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# Making a transect into a point and circle

In a *BASHing data* blog post last month I featured the WKT format, which can be used to describe a straight-line transect from latitude/longitude point 1 to latitude/longitude point 2:

LINESTRING (longitude1 latitude1, longitude2 latitude2)

Another way to describe a straight-line transect is with its midway point plus the radius of a circle which includes the whole of the transect. In the Darwin Core scheme for recording biological data, that midway point is at *decimalLatitude* and *decimalLongitude*, and the circle's radius, or half the length of the transect, is the *coordinateUncertaintyInMeters*.

Given the LINESTRING WKT for a transect, you can calculate the midway point and half the transect length in a single AWK command, as explained below.

As a demonstration file ("wkts") I'll use 10 marine sampling transects from a GBIF dataset:

LINESTRING (-42.98106 -60.74496, -42.98813 -60.74046)

LINESTRING (-44.99019 -62.15421, -44.98773 -62.14981)

LINESTRING (-44.99531 -62.28379, -45.00127 -62.28109)

LINESTRING (-45.64496 -62.66805, -45.64785 -62.66019)

LINESTRING (-46.52195 -60.36142, -46.53308 -60.35873)

LINESTRING (-46.53158 -60.36383, -46.53119 -60.35797)

LINESTRING (-46.68411 -60.35385, -46.68745 -60.35828)

LINESTRING (-46.68423 -60.35437, -46.68761 -60.35889)

LINESTRING (-46.68984 -60.22065, -46.69883 -60.21816)

LINESTRING (-46.76719 -60.32237, -46.77263 -60.32624)

The command I'll use prints *decimalLatitude*, *decimalLongitude* and *coordinateUncertaintyInMeters* as tab-separated items. For display purposes I'll put the results on a new line and slightly indent them. Here's that command and its output with "wkts":

awk -F"\t" 'BEGIN {pi=3.14159} \

{printf("%s\n",$1); \

sub(","," ",$1); \

split($1,a,"[()]"); \

split(a[2],b," "); \

$2=sprintf("%.5f",(b[2]+b[4])/2); \

$3=sprintf("%.5f",(b[1]+b[3])/2); \

$4=sprintf("%.0f",0.5*sqrt(((b[2]-b[4])*111320)^2 + ((b[1]-b[3])*111320*cos(b[2]*(pi/180)))^2)); \

print " " $2 FS $3 FS $4}' wkts

**-F"\t"** AWK is told that the input field separator is a tab. Since there are no tabs in "wkts", the whole WKT becomes field 1.

**BEGIN {pi=3.14159}** AWK doesn't have *pi* as an internal constant, so it's added here as a variable in a BEGIN statement.

**{printf("%s\n",$1);**AWK's first action is to **printf** the WKT, followed by a newline. In a tab-separated data table, it would instead be followed by a tab.

**sub(","," ",$1);** Here AWK replaces the comma in the LINESTRING with a plain space, modifying the field.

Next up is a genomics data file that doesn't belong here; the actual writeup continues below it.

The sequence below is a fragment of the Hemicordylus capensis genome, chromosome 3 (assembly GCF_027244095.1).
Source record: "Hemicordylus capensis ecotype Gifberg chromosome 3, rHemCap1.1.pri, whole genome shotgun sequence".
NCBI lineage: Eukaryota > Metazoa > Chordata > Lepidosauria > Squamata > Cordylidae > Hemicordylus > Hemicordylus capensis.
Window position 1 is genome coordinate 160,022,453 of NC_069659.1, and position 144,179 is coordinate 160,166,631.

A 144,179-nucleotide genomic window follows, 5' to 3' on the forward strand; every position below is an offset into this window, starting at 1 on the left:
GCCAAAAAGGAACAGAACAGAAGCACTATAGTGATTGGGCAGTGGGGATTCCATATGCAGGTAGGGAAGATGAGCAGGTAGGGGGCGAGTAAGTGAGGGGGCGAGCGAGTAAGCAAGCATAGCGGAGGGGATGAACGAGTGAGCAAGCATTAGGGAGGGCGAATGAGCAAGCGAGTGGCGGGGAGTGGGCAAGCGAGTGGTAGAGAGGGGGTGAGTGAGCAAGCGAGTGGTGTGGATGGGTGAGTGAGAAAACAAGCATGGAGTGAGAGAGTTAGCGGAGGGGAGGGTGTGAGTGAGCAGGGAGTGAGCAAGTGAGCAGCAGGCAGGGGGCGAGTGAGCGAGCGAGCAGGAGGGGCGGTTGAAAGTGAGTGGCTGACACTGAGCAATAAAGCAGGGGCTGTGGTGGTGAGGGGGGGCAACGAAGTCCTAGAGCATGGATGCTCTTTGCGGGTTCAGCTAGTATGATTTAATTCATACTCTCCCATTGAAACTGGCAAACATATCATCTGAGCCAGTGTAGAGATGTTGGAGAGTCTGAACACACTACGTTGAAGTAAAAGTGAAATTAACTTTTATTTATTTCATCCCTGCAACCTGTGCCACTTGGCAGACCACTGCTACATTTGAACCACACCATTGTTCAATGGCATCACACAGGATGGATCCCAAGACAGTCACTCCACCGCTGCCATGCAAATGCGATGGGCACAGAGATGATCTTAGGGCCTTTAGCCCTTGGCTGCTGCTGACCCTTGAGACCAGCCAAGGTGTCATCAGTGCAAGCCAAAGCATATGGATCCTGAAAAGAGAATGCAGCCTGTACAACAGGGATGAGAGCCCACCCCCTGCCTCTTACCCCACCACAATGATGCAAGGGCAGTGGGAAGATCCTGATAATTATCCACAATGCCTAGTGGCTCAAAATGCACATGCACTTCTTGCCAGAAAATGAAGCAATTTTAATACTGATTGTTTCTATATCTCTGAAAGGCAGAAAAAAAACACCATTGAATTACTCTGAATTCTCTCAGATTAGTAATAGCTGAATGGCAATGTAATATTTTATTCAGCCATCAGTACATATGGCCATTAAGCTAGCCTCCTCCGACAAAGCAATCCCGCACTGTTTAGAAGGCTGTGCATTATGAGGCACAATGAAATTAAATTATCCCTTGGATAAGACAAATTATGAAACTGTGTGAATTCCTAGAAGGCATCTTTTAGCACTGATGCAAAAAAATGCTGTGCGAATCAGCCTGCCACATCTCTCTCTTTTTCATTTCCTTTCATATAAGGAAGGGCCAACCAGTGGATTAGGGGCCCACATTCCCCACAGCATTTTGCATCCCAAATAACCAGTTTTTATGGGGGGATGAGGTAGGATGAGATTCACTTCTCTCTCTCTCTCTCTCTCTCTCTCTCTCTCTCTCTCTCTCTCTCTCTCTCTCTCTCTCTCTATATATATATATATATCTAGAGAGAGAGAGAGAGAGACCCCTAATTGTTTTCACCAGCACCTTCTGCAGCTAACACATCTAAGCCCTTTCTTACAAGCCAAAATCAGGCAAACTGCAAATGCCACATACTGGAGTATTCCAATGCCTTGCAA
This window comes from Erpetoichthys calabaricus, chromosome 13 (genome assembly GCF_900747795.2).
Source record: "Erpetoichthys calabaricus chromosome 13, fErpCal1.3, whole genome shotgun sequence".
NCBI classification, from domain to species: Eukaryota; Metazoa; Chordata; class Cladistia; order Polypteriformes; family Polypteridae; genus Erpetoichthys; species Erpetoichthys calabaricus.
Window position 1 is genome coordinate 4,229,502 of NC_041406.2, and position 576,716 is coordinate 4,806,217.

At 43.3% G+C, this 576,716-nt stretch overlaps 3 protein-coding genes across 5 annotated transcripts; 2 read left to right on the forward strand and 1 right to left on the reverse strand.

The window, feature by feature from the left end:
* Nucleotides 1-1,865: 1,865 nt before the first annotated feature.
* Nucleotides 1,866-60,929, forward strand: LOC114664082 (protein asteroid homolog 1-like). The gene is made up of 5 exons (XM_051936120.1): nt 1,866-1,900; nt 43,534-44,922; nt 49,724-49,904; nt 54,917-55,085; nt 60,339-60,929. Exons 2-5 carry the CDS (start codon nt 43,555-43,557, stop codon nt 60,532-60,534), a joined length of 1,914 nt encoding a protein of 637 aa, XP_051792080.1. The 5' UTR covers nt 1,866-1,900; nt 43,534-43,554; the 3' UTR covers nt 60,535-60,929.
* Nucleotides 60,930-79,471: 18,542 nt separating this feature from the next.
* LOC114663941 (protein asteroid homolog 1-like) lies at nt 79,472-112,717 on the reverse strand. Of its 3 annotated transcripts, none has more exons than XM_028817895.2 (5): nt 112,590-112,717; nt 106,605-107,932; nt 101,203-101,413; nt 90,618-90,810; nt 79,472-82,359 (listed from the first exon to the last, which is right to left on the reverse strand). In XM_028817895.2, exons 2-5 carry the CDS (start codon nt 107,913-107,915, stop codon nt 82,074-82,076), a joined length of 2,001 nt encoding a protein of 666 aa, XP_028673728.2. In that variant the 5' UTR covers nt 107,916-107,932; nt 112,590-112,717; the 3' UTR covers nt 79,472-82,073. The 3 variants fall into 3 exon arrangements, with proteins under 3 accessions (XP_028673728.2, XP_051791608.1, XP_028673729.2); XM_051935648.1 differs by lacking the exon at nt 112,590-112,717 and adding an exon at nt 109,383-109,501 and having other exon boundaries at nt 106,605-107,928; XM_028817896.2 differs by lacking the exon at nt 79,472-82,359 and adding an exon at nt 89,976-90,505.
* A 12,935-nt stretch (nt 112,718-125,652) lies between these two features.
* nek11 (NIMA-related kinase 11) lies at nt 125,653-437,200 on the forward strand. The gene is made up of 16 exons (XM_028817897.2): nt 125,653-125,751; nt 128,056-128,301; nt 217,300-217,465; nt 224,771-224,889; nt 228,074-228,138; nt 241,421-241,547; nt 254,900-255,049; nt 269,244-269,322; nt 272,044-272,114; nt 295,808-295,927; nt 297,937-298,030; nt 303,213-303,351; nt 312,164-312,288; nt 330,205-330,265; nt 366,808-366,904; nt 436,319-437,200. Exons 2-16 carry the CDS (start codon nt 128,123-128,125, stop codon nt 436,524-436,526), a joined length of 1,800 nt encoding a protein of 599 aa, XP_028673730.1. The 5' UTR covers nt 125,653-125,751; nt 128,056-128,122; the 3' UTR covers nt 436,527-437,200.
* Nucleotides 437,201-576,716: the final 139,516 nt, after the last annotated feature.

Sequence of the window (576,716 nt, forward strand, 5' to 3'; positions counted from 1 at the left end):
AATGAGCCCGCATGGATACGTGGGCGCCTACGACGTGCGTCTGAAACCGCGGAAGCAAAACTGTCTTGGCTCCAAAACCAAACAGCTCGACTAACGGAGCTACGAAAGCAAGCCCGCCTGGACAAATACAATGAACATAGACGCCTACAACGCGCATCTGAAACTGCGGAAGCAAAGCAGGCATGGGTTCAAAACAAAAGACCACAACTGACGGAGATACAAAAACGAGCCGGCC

**split($1,a,"[()]");**The modified field 1 is **split** using either "(" or ")" as string separators, with the pieces going into array "a". The first piece (a[1]) is "LINESTRING ", the second (a[2]) for the first line of "wkts" is "-44.99019 -62.15421 -44.98773 -62.14981" and the third (a[3]) is empty.

**split(a[2],b," "); **The string of longitudes and latitudes (a[2]) is **split** using one or more spaces as separator and the pieces stored in array "b". For the first line of "wkts", b[1] is "-44.99019", b[2] is "-62.15421", b[3] is "-44.98773" and b[4] is "-62.14981".

**$2=sprintf("%.5f",(b[2]+b[4])/2);** A second field is defined as the average of the two latitudes, **printf**-formatted to 5 decimal places.

**$3=sprintf("%.5f",(b[1]+b[3])/2); ** A third field is defined as the average of the two longitudes, again **printf**-formatted to 5 decimal places.

**$4=sprintf("%.0f",0.5*sqrt(((b[2]-b[4])*111320)^2 + ((b[1]-b[3])*111320*cos(b[2]*(pi/180)))^2)); ** A fourth field is defined by a complex calculation whose result is **printf**-formatted to be rounded with no decimal places. The calculation of the Euclidean distance between two latitude/longitude points is explained in this *BASHing data* post from 2018. The "111320" figure for meters per degree is based on this Wikipedia article on decimal degrees.

**print " " $2 FS $3 FS $4}**The three new fields are printed for each WKT with a leading space and tab separation.

There are a couple of caveats that come with this command. The first is that you should allow for the uncertainty in the WKT's two latitude/longitude points by extending the calculated uncertainty for the transect. This might be only 10 m for a good GPS reading, but I would be conservative and add 30 m to the half-length of the transect (and round up to the nearest 10 m).

The second warning is that you can't do "exact" calculations with decimal numbers on a computer, because computers calculate in binary. The calculated midpoint is an approximation and is probably good to a rounded-off 4 decimal places. How you would do that rounding is another choice; I always "round to even", but you might prefer another method. In any case, the location's uncertainty will probably be much larger than a small rounding bias or error.

Last update: 2021-12-22

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